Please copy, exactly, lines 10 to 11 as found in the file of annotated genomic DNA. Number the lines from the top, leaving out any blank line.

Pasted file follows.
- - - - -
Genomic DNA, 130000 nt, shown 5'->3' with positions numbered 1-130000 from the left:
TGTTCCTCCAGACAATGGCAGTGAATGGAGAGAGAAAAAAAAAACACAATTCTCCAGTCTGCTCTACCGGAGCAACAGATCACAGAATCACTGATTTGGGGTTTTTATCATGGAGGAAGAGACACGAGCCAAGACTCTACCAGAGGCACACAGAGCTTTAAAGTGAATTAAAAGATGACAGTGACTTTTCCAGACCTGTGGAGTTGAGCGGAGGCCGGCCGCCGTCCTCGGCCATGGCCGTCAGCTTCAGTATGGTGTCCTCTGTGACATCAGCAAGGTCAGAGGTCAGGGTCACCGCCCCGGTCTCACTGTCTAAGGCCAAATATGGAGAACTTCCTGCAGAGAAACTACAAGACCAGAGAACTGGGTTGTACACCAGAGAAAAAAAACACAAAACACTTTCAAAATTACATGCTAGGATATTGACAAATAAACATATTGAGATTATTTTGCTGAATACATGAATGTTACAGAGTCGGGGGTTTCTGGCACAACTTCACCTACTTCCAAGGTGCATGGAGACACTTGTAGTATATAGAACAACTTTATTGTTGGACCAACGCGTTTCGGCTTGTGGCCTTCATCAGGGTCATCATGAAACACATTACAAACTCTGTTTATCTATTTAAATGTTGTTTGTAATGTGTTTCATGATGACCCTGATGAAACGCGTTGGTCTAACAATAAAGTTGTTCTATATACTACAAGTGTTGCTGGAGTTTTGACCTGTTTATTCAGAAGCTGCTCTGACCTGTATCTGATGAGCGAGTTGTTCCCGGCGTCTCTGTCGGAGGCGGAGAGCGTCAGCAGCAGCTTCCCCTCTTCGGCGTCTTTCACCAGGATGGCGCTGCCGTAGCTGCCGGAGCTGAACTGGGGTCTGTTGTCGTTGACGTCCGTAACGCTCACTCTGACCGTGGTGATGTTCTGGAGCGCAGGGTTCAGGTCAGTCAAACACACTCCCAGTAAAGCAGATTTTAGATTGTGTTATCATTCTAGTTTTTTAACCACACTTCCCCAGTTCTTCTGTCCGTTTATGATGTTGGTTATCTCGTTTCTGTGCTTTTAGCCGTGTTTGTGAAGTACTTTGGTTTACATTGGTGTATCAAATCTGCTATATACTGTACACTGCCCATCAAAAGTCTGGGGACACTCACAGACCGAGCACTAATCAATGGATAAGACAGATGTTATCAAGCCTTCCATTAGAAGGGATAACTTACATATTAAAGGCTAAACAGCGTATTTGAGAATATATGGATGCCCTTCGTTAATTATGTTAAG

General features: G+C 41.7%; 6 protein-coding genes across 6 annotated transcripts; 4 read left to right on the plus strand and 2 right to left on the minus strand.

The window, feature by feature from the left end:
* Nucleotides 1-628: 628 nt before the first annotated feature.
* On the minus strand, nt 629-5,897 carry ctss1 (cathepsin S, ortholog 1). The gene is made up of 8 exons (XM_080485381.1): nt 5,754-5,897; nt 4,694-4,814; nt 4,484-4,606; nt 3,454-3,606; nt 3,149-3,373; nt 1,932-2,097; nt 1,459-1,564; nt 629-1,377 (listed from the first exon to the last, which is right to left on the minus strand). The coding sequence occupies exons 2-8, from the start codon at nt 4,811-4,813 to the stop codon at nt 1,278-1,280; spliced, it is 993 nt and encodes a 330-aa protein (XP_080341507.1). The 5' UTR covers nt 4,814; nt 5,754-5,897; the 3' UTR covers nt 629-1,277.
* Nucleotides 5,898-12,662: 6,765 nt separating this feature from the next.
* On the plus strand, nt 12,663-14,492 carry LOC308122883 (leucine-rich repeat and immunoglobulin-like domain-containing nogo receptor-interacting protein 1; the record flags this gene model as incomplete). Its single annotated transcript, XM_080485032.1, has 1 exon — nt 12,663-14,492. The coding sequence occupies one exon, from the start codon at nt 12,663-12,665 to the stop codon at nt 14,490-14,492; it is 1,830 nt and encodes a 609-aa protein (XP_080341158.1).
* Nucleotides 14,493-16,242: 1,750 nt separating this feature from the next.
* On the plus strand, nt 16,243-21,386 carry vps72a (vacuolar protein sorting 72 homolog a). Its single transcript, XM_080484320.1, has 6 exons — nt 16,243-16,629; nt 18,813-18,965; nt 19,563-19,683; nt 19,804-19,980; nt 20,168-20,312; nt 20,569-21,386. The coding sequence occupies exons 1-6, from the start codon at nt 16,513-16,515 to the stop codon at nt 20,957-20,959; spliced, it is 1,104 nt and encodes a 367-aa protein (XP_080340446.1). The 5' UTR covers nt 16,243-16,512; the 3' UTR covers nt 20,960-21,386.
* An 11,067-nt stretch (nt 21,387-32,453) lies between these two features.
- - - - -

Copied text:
* On the plus strand, nt 16,243-21,386 carry vps72a (vacuolar protein sorting 72 homolog a). Its single transcript, XM_080484320.1, has 6 exons — nt 16,243-16,629; nt 18,813-18,965; nt 19,563-19,683; nt 19,804-19,980; nt 20,168-20,312; nt 20,569-21,386. The coding sequence occupies exons 1-6, from the start codon at nt 16,513-16,515 to the stop codon at nt 20,957-20,959; spliced, it is 1,104 nt and encodes a 367-aa protein (XP_080340446.1). The 5' UTR covers nt 16,243-16,512; the 3' UTR covers nt 20,960-21,386.
* An 11,067-nt stretch (nt 21,387-32,453) lies between these two features.